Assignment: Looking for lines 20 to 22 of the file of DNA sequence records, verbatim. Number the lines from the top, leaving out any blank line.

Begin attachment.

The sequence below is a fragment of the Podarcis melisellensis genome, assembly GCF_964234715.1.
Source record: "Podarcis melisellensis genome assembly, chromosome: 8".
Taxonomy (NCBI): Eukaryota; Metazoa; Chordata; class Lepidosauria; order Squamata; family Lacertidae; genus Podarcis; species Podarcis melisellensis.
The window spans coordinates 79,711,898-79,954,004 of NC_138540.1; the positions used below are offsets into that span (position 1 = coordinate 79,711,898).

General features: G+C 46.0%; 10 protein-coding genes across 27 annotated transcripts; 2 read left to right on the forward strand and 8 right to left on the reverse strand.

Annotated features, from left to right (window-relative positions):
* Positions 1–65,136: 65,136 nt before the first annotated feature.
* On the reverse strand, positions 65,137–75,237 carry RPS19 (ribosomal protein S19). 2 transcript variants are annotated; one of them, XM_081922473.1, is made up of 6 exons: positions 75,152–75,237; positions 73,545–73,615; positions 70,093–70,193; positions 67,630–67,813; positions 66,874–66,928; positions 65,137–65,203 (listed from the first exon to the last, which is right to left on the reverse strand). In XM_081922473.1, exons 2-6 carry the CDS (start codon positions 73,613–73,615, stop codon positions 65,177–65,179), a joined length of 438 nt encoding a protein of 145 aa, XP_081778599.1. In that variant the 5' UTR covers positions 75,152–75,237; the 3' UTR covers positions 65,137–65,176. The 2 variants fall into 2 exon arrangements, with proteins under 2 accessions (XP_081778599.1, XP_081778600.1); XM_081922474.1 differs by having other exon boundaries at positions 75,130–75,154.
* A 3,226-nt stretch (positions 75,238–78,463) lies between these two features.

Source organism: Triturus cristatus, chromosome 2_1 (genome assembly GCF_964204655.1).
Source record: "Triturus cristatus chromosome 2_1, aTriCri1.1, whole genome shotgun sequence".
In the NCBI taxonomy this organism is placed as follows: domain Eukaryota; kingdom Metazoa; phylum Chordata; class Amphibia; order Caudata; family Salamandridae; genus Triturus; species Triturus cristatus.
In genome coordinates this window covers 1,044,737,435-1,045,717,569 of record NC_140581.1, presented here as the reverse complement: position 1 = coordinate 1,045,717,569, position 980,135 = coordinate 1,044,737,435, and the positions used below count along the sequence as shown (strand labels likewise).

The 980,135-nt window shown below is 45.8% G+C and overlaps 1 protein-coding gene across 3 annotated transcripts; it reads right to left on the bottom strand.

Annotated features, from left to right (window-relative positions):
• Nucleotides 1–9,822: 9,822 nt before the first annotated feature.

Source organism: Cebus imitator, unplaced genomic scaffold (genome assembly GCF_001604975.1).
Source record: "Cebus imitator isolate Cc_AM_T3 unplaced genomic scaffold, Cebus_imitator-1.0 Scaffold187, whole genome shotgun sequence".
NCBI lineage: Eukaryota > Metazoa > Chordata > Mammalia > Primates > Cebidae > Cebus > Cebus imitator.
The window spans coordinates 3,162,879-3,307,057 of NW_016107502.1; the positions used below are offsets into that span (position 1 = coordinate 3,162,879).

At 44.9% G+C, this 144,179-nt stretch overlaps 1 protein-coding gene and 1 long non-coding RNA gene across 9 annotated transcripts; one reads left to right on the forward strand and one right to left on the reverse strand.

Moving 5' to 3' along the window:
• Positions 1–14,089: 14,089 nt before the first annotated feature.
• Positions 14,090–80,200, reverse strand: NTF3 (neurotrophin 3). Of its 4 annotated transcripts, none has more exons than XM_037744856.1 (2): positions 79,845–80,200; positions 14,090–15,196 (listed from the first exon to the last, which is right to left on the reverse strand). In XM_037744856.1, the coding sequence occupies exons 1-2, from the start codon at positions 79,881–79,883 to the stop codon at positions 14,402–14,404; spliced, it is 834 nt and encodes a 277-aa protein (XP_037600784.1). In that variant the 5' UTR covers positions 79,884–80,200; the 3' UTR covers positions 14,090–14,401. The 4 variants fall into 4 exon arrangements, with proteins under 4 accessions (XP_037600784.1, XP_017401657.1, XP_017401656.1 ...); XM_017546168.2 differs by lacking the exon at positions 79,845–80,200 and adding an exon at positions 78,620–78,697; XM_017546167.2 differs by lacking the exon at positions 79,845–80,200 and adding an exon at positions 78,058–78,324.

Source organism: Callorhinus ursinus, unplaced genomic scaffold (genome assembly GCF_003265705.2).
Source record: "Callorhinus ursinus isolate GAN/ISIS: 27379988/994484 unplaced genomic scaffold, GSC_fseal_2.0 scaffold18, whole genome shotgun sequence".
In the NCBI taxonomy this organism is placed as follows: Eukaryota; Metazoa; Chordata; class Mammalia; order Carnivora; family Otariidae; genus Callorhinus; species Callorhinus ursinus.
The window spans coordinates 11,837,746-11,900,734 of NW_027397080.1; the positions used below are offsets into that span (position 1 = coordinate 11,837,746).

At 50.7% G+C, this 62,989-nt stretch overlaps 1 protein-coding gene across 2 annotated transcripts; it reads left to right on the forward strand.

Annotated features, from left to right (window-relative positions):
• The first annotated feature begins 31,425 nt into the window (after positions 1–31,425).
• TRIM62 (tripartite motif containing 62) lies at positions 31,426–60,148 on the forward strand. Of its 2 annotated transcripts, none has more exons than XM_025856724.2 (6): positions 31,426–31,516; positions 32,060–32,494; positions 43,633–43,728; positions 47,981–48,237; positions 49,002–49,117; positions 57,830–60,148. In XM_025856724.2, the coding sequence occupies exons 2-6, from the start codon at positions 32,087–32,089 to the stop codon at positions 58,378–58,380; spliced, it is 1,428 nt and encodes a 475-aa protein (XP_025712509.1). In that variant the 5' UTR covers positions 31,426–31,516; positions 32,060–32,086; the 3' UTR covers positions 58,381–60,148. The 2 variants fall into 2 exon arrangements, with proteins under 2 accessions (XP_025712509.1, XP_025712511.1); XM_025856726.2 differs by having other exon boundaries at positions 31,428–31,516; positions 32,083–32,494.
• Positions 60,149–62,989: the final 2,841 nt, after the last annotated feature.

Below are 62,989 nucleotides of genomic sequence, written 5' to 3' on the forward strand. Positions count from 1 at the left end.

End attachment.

The window spans coordinates 3,162,879-3,307,057 of NW_016107502.1; the positions used below are offsets into that span (position 1 = coordinate 3,162,879).

At 44.9% G+C, this 144,179-nt stretch overlaps 1 protein-coding gene and 1 long non-coding RNA gene across 9 annotated transcripts; one reads left to right on the forward strand and one right to left on the reverse strand.

Moving 5' to 3' along the window: